The goat backstroke - Will Goats Swim across a bayou?

Discussion in 'Goat Frenzy' started by Ted, Mar 24, 2008.

  1. Ted

    Ted New Member

    3
    Mar 24, 2008
    Do goats swim? I am thinking about getting a few goats. I have a bayou near the back of my property that is not fenced and marks the end of my property. I am wondering if I get goats, will they swim the bayou to the other side or do they have a natural fear of deeper water? Or should I fence all along the bayou? I would rather NOT fence!

    The bayou is more or less wide at certain points - at its narrowest about 30 feet, and at its widest about 100 feet. It is pretty deep at all points.

    I sure would like to rely on the bayou as a natural barrier. What to yall think?

    Ted
     
  2. Muddy Creek Farm

    Muddy Creek Farm New Member

    Oct 5, 2007
    Keokuk, Iowa
    First off - welcome to The Goat Spot.

    I know my goats certainly wouldn't swim across water no matter how deep it was. My goats won't even walk across a puddle.....
     

  3. StaceyRosado

    StaceyRosado Administrator Staff Member Supporting Member

    Oct 4, 2007
    NJ
    Welcome :wave:

    My goats hate water and do anything to stay out of it! The only times i have heard of a goat swimming is when their owners were out in the water themselves. Goats swimming is very rare, so I would say you are safe to see it as a natural barrier as long as there is NO way to get around it - believe me, goats will find a way!
     
  4. Di

    Di Crazy Goat Lady

    Jan 29, 2008
    central PA
    Hi, and welcome! I agree with the "goats hate water" theme. I don't know how hard they'd try to get "around" whatever barrier runs "up to" the water? My goats won't even come out of their shelter when it rains. And if it's not raining, but still soggy they stay in also.

    So, Ted, tell us what breed of goat do you plan to get? You know they are "habit forming" right? :lol:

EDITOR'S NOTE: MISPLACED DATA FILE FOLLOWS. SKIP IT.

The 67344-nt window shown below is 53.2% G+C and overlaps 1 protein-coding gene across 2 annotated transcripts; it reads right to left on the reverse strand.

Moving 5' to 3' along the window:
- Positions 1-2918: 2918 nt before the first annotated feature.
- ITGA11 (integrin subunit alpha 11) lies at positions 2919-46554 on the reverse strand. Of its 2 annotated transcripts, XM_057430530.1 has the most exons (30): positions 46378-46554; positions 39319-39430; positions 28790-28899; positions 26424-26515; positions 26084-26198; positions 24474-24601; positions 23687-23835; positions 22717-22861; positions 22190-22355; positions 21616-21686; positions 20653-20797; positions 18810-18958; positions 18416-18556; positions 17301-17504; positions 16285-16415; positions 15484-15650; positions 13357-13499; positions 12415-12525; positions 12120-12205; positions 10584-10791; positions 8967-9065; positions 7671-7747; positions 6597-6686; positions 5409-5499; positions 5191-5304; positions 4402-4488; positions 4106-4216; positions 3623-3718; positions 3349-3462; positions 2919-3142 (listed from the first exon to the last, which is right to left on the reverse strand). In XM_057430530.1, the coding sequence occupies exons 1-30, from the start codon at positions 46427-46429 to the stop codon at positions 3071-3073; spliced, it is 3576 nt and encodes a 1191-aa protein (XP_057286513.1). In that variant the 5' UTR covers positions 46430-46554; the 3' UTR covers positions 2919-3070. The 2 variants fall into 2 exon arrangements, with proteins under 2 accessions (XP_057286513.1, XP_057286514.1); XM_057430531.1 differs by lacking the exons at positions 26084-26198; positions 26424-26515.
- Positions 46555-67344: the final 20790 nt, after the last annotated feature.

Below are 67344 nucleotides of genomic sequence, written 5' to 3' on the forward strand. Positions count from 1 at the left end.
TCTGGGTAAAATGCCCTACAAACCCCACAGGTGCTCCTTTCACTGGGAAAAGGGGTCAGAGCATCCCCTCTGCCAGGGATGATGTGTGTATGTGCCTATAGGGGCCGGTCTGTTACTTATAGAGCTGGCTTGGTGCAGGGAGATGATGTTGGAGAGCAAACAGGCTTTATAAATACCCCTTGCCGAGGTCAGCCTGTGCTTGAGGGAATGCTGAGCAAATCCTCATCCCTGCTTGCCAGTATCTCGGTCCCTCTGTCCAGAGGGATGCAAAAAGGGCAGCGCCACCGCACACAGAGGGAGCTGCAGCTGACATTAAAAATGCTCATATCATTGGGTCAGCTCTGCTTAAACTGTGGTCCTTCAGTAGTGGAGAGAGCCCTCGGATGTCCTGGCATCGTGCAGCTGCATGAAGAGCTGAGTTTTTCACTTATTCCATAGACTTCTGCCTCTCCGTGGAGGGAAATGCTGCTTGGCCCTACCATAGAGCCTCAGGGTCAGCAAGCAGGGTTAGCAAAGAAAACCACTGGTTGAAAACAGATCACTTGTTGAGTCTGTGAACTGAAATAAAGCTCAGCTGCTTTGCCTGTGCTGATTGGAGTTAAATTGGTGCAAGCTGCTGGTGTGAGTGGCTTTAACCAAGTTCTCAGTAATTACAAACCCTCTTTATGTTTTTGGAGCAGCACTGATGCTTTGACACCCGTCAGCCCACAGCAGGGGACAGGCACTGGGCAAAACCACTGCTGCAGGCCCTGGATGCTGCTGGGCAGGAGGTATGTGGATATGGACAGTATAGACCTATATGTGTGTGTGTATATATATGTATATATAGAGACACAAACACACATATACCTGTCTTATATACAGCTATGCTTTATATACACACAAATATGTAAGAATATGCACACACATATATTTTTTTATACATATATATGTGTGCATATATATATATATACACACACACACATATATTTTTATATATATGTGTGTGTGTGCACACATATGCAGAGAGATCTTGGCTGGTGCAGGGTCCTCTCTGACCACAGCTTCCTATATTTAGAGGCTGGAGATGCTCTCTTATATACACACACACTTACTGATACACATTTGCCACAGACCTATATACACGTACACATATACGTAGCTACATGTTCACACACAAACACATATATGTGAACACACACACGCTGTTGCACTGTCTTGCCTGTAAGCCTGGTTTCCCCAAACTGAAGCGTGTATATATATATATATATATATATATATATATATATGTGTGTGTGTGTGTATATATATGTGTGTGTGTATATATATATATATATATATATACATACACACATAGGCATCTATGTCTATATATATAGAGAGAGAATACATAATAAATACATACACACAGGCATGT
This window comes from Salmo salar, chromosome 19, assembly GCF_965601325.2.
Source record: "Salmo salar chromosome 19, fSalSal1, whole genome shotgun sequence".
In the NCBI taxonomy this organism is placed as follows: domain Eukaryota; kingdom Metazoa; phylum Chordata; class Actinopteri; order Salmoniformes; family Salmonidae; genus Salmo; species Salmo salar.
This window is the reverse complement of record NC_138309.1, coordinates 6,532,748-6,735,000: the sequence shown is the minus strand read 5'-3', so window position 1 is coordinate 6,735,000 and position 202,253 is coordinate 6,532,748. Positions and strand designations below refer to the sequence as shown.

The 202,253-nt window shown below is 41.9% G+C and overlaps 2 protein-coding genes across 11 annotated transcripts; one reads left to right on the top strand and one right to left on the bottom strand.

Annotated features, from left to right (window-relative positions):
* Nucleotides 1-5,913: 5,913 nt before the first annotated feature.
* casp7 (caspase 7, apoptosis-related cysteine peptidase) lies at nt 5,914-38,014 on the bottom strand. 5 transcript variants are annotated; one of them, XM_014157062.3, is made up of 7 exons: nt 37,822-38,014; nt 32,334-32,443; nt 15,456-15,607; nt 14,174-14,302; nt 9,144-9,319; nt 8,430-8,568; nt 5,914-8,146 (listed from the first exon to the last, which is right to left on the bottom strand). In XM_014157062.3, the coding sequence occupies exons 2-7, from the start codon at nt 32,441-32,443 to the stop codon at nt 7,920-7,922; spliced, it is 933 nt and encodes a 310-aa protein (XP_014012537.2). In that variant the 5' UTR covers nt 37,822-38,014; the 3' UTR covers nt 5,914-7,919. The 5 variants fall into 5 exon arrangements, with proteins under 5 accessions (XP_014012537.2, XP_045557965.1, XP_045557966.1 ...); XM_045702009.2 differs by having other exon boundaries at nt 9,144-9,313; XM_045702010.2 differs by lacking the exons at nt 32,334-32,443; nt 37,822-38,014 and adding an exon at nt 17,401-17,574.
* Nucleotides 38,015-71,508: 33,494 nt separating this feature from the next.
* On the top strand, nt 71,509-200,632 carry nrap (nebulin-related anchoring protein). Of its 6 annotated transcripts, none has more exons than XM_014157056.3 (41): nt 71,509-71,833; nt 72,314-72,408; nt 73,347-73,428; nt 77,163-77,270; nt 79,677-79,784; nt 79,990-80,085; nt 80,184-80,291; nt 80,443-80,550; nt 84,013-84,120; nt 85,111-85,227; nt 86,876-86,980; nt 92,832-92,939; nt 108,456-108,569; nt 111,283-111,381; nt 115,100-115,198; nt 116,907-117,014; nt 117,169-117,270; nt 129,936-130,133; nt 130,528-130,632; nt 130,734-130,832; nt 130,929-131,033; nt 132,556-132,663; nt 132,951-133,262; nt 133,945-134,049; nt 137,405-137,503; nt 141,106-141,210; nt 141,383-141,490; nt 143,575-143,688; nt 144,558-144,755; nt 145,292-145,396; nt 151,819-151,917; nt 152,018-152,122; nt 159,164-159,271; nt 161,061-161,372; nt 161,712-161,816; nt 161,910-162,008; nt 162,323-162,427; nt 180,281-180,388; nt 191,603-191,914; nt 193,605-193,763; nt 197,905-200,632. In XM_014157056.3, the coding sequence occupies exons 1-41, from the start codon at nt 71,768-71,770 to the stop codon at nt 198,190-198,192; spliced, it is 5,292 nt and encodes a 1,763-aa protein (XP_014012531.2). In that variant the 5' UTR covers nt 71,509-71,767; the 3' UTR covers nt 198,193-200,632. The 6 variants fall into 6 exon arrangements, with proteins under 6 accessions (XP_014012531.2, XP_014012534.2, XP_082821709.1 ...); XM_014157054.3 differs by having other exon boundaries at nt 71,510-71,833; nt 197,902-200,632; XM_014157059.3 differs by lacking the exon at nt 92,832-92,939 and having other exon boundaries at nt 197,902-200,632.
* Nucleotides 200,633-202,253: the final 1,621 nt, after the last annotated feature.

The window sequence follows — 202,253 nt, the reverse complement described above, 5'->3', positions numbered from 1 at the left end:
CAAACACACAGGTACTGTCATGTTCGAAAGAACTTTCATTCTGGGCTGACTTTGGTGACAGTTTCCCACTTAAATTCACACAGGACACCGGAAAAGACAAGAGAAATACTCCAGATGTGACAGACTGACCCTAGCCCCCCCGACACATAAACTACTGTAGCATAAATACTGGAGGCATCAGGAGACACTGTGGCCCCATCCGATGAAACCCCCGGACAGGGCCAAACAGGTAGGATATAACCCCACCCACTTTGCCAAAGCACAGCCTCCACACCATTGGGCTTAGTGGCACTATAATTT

5. Ted

    Ted New Member

    3
    Mar 24, 2008
    Thanks for the replies. Yes I intend to fence laterally into deeper water so that they would have to swim out to get around the fence.

    One thing I am concerned about is that one of the two storey's books on goats said that toxic plants tend to grow near a water's edge. I would not want my goats to eat any toxic plant, and I can't recognize which ones are toxic, if any.

    As far as a breed, I am not quite sure. I vascellate between a dairy breed and a boer type animal. I may settle on a boer buck or kiko buck and nubian does. One thing I am concerned about boers though, is their hardiness. One person told me that boers develop illnesses rather easily, and they are pretty hard to maintain. Then again, a website that I just ran across said that boers were very hardy. I just don't know what to think. As I said, I live near a bayou in central Louisiana, and we have quite a few insects here. It also gets very hot in the summer. Maybe I should do a little more research to try to find a breed that can handle the heat and insects. Any ideas?
     
  6. StaceyRosado

    StaceyRosado Administrator Staff Member Supporting Member

    Oct 4, 2007
    NJ
    climate really does play a BIG part on the hardiness of the animal. I to have heard the same about boers being sickly and then being one of the harder breeds. IT also comes down to your herd management as well and buying from healthy herds. Put the money up front so you dont' have to pay later in the vet care!

    From what I hear Kikos are a hardy breed all around.

    What is your goal with the goats?